Evaluation of Fertilizing Ability using Frozen Thawed Sperm in the Longtooth Grouper, Epinephelus bruneus

Seong-Rip Oh1, Chi-Hoon Lee2, Hyeong-Cheol Kang2, Young-Bo Song2, Hyung-Bae Kim3, Young-Don Lee2,
Author Information & Copyright
Corresponding author: Young-Don Lee, Marine Science Institute, Jeju National University, 19-5, Hamdeok 5(O)-gil, Jocheon, Jeju Special Self-Governing Province, Jeju 695-965, Republic of Korea. Tel./Fax : +82-64-782-8281, E-mail :

Copyright © 2013 © Copyright A Official Journal of the Korean Society of Developmental Biology. All Rights Reserved.. This is an Open Access article distributed under the terms of the Creative Commons Attribution Non-Commercial License ( which permits unrestricted non-commercial use, distribution, and reproduction in any medium, provided the original work is properly cited.

Received: Jun 21, 2013 ; Revised: Aug 10, 2013 ; Accepted: Nov 13, 2013


This study examines the effects on fertilization rate (FR), hatching rate (HR), and normal individual rate after artificial fertilization using frozen thawed sperm according to the cryoprotectant (DMSO) concentration and the period of cryopreserved sperm of longtooth grouper, Epinephelus bruneus. Performing artificial fertilization using frozen-thawed sperm, after freezing the sperm at different DMSO concentration of 5.0%, 7.5%, 10.0% respectively, FR were (DMSO 5.0%: 99.5±0.8%, DMSO 7.5%: 99.5±0.7%, and DMSO 10.0%: 99.6±0.6%). The results are not significantly different from the control fresh sperm (100%). HR also (DMSO 5.0%: 96.2±2.3%, DMSO 7.5%: 95.3±3.6%, 10.0%: 96.6±1.8%) were not significantly different in each group. The normal individual rate after hatching using with control fresh sperm (98.4%±0.5) and DMSO concentration level of 5.0% (97.8±0.1%) were not significantly different. However, with 7.5% (97.2±0.6%) and 10.0% DMSO concentrations (95.9±0.2%) are lower than the normal individual rate after hatching observed in the control and 5.0% DMSO. Performing artificial fertilization using frozen-thawed sperm at different frozen period (2 days, 2 years, and 3 years), 10% DMSO FR and HR of 3 years (FR; 66.8±1.8%, HR: 82.0±12.9%) and 2 years (FR; 78.5±14.8%, HR: 79.3±0.6%) cryopreserved sperm were lower than control (FR; 100%, HR: 91.1±3.6%) and 2 days cryopreserved sperm (FR; 99.6±0.6%, HR: 96.6±1.8%). These results suggest suitable DMSO concentration ranges of cryopreservation sperm for E. bruneus is 5 to 10% and with 2 to 3 years cryopreservation period, cryopreservation sperm can be useful for seed production.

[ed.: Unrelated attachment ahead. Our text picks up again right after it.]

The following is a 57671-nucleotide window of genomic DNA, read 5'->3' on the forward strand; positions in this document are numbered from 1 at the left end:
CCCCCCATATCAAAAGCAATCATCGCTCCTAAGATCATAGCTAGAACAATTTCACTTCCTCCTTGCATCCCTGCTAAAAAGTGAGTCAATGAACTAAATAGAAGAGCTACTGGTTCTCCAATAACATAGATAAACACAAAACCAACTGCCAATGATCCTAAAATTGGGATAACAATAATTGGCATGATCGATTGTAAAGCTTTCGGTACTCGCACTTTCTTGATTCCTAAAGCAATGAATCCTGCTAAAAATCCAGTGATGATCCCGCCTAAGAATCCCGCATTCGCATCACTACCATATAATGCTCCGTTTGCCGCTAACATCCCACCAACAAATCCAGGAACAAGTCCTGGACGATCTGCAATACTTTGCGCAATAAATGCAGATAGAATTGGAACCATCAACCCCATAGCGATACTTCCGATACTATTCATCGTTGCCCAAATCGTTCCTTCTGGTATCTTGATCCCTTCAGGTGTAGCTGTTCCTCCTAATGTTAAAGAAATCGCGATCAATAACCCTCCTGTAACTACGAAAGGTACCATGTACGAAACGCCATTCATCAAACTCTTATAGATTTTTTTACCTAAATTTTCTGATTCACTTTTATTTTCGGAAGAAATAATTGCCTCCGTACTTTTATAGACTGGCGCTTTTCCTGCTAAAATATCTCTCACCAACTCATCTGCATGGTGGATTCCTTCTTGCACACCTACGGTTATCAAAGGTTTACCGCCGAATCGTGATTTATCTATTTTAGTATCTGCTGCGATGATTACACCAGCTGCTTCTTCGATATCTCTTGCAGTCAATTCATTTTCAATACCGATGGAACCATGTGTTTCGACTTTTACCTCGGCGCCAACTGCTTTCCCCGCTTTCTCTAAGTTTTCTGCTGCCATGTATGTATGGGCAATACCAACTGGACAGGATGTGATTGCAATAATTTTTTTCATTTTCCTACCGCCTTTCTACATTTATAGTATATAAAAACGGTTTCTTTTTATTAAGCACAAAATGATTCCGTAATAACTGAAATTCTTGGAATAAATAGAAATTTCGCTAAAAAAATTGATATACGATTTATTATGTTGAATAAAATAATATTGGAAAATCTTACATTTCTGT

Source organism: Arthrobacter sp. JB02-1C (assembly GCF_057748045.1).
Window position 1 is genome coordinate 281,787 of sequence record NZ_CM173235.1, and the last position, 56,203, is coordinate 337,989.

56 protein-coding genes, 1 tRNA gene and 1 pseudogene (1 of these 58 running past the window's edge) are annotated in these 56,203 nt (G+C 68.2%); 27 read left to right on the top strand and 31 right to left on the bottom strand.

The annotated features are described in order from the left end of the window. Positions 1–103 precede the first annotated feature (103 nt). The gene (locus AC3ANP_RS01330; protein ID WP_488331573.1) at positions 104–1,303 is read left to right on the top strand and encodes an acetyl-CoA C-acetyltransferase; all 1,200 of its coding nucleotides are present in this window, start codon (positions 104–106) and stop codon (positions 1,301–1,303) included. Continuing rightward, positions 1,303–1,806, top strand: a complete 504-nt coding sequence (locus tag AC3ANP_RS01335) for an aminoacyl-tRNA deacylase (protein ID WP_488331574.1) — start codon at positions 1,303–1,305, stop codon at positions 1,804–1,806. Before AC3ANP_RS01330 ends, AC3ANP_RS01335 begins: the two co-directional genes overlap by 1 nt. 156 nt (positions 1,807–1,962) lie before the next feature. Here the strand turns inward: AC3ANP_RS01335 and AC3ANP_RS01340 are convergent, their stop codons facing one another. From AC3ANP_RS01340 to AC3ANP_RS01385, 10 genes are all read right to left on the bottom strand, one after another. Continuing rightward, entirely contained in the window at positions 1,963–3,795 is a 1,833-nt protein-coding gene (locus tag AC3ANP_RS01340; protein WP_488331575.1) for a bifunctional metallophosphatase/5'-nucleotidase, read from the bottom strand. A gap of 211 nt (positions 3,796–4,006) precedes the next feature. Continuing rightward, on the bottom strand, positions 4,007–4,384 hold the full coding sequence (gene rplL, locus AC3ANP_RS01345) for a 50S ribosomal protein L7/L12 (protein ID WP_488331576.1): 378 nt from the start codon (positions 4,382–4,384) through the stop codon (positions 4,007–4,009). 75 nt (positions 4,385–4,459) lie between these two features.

Epinephelinae are known to be protogynous hermaphrodites in that they are all born female, and at some point in their lifespan some change sex to male. The grouper’s natural sex reversal has been found in the greasy grouper E. tauvina (Chao & Lim, 1991) showing it took seven years to have a natural sex reversal after hatching. Another study on the goldblotch grouper E. coatae (Glamuzina et al., 2000) showed 11 kg body weight fish naturally reverse sex. As for the redspotted grouper E. akaara (Hamamoto et al., 1986), the fish longer than 25 cm total length and heavier than 500 g body weight, had an increased ratio of males. Sex reversal in groupers makes it difficult to secure male fish in wild and seed production. Thus, sex reversal hormone treatment is being used to produce functional males by injecting hormones into young female grouper. Previous experiments attempted masculization in groupers through hormonal manipulation. In the greasy grouper E. tauvina (Chen et al., 1977; Chao & Chow, 1990), sevenband grouper E. septemfasciatus (Tsuchihashi et al., 2003; Song, 2004), and redspotted grouper E. akaara (Hwang et al., 1998), longtooth grouper E. bruneus (Oh et al., 2003), functional males were obtained when endogenous androgen or 17α-methyltestosterone (MT) was administered. In the honeycomb grouper E. merra (Alam et al., 2006), an aromatize inhibitor, or an endogenous hormone, was used to induce masculinization.